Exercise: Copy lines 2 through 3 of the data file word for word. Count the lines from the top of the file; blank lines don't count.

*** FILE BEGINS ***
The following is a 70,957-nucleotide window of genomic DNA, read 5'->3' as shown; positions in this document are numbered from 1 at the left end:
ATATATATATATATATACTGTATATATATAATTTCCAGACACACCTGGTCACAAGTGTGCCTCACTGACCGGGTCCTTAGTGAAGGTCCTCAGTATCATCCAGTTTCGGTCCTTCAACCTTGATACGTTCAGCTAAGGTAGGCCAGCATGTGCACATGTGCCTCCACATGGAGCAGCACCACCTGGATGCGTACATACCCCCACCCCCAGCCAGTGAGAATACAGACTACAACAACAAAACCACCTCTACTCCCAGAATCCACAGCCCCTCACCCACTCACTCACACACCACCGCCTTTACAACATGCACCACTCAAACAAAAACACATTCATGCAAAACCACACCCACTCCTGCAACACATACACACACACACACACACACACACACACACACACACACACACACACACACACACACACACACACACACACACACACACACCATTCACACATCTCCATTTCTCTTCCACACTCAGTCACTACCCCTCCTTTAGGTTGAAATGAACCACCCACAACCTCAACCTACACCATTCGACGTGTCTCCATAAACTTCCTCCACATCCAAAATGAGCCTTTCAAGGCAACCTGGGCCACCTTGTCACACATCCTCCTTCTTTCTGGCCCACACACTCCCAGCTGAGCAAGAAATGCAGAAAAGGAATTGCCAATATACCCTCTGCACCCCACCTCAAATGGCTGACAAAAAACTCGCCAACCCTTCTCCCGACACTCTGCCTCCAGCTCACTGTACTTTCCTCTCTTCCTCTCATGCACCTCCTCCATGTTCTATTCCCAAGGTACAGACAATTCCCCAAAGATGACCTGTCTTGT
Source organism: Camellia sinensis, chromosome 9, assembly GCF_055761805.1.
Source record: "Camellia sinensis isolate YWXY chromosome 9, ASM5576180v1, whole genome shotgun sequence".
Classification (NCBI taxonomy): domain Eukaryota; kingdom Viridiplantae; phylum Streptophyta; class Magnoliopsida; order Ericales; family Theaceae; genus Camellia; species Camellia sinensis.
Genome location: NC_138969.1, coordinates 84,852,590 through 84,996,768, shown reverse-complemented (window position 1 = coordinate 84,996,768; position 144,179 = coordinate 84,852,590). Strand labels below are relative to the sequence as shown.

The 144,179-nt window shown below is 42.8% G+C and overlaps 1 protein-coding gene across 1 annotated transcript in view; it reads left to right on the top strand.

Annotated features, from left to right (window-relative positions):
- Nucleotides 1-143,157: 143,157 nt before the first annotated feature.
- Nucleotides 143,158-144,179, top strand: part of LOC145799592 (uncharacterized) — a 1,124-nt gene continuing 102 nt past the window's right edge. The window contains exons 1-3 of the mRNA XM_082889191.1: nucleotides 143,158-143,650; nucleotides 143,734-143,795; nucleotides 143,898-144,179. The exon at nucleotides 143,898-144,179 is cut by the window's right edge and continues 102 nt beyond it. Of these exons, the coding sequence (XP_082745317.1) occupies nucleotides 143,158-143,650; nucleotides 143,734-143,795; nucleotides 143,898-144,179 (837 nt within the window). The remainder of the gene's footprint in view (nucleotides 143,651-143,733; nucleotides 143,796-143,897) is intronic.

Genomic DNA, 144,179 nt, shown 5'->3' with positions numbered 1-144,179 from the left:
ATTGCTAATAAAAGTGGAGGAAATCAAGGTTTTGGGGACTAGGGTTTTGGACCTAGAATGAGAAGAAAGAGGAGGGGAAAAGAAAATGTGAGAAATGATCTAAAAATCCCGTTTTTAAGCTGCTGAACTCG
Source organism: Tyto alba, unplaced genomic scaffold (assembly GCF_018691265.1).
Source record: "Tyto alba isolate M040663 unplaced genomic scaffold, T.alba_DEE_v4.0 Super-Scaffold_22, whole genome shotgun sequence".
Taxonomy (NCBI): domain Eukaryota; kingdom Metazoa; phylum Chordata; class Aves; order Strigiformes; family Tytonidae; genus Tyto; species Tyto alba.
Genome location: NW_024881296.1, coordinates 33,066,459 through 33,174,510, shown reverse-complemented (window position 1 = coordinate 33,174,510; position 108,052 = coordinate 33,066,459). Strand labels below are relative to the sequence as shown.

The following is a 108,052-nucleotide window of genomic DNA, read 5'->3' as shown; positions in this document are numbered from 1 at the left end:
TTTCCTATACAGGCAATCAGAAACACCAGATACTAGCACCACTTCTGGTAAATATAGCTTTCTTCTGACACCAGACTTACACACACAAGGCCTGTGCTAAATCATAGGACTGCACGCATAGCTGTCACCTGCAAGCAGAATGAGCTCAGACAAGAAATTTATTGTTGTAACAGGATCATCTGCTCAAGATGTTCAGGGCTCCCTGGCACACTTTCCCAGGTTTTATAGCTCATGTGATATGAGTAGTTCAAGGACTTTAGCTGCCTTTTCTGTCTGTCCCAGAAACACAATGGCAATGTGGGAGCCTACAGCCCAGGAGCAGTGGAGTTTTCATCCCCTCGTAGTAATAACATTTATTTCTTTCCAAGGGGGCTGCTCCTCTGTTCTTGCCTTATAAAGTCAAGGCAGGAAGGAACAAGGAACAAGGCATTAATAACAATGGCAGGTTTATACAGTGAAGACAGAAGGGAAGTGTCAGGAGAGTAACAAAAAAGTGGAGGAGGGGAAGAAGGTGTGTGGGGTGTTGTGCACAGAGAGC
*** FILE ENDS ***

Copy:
ATATATATATATATATACTGTATATATATAATTTCCAGACACACCTGGTCACAAGTGTGCCTCACTGACCGGGTCCTTAGTGAAGGTCCTCAGTATCATCCAGTTTCGGTCCTTCAACCTTGATACGTTCAGCTAAGGTAGGCCAGCATGTGCACATGTGCCTCCACATGGAGCAGCACCACCTGGATGCGTACATACCCCCACCCCCAGCCAGTGAGAATACAGACTACAACAACAAAACCACCTCTACTCCCAGAATCCACAGCCCCTCACCCACTCACTCACACACCACCGCCTTTACAACATGCACCACTCAAACAAAAACACATTCATGCAAAACCACACCCACTCCTGCAACACATACACACACACACACACACACACACACACACACACACACACACACACACACACACACACACACACACACACACACACACACCATTCACACATCTCCATTTCTCTTCCACACTCAGTCACTACCCCTCCTTTAGGTTGAAATGAACCACCCACAACCTCAACCTACACCATTCGACGTGTCTCCATAAACTTCCTCCACATCCAAAATGAGCCTTTCAAGGCAACCTGGGCCACCTTGTCACACATCCTCCTTCTTTCTGGCCCACACACTCCCAGCTGAGCAAGAAATGCAGAAAAGGAATTGCCAATATACCCTCTGCACCCCACCTCAAATGGCTGACAAAAAACTCGCCAACCCTTCTCCCGACACTCTGCCTCCAGCTCACTGTACTTTCCTCTCTTCCTCTCATGCACCTCCTCCATGTTCTATTCCCAAGGTACAGACAATTCCCCAAAGATGACCTGTCTTGT
Source organism: Camellia sinensis, chromosome 9, assembly GCF_055761805.1.